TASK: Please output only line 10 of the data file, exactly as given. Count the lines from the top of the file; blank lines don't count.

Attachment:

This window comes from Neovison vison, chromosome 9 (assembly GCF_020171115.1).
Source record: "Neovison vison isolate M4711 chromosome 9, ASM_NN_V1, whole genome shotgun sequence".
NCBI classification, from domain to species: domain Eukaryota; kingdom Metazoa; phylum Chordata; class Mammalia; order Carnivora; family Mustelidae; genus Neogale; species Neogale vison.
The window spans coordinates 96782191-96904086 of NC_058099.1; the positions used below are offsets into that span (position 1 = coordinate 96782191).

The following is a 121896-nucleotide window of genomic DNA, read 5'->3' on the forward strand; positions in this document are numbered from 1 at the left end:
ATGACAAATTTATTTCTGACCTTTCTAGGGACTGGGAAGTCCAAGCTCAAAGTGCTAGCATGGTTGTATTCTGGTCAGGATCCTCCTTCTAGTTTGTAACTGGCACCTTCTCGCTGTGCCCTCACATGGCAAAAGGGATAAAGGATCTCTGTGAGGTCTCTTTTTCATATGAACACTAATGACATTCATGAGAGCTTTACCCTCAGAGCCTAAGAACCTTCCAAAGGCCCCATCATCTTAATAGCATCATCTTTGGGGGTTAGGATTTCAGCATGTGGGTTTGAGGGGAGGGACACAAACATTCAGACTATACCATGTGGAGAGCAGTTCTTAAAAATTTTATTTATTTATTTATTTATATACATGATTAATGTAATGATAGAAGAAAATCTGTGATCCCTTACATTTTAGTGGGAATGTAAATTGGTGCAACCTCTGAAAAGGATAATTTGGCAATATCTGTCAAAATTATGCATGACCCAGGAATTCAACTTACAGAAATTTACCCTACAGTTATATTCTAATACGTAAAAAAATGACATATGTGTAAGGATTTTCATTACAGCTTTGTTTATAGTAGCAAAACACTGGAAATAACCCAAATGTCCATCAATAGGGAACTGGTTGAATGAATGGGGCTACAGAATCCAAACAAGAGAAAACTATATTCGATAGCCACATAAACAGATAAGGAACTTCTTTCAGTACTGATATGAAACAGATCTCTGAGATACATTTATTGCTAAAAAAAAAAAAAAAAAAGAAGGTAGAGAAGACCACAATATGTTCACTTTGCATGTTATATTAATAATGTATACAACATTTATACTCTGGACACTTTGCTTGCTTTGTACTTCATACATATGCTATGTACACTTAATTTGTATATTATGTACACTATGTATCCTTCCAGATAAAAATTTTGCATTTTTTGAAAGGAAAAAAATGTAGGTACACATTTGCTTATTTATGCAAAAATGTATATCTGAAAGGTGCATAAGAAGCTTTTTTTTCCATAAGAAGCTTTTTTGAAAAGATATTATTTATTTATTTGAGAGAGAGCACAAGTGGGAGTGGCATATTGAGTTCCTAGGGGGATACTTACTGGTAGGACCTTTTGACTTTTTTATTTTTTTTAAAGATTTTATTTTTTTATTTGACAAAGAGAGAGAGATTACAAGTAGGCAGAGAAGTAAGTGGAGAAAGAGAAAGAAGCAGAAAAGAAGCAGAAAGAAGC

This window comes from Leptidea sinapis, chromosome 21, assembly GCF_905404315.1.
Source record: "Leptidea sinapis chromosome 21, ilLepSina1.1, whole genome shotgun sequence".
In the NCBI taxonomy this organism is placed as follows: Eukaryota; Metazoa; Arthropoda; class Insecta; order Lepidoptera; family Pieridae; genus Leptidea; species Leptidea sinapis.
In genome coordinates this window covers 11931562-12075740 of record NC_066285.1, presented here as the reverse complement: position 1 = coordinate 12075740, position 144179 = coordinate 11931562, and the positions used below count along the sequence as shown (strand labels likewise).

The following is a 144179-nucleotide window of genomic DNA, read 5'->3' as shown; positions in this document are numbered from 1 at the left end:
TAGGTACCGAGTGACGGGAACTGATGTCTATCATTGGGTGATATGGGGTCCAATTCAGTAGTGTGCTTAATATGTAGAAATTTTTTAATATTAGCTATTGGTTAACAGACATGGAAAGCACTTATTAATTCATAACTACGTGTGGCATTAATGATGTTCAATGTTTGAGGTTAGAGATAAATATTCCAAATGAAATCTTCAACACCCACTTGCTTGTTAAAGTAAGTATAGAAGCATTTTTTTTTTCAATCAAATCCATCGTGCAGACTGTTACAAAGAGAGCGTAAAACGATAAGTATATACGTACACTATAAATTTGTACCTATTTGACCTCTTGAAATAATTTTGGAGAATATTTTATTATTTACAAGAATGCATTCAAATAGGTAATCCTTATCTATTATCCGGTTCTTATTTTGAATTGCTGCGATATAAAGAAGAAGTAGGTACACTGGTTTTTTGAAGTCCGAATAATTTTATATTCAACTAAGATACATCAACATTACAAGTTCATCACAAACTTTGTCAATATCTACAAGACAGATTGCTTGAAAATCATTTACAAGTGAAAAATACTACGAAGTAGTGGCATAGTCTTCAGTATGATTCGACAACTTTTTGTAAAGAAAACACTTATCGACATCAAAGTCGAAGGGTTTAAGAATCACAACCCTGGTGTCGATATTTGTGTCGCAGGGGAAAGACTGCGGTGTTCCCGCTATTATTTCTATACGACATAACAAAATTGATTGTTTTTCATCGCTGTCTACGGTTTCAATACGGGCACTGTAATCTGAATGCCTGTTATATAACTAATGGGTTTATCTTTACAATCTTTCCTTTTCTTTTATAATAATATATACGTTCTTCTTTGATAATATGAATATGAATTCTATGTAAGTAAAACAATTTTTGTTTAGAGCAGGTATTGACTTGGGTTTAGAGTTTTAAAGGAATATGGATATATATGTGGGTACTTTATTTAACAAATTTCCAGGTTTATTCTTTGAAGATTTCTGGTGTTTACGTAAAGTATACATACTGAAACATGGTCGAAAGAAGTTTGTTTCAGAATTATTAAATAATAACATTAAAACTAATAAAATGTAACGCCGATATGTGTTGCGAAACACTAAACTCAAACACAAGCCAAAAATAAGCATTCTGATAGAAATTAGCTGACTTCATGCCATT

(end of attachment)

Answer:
In genome coordinates this window covers 11931562-12075740 of record NC_066285.1, presented here as the reverse complement: position 1 = coordinate 12075740, position 144179 = coordinate 11931562, and the positions used below count along the sequence as shown (strand labels likewise).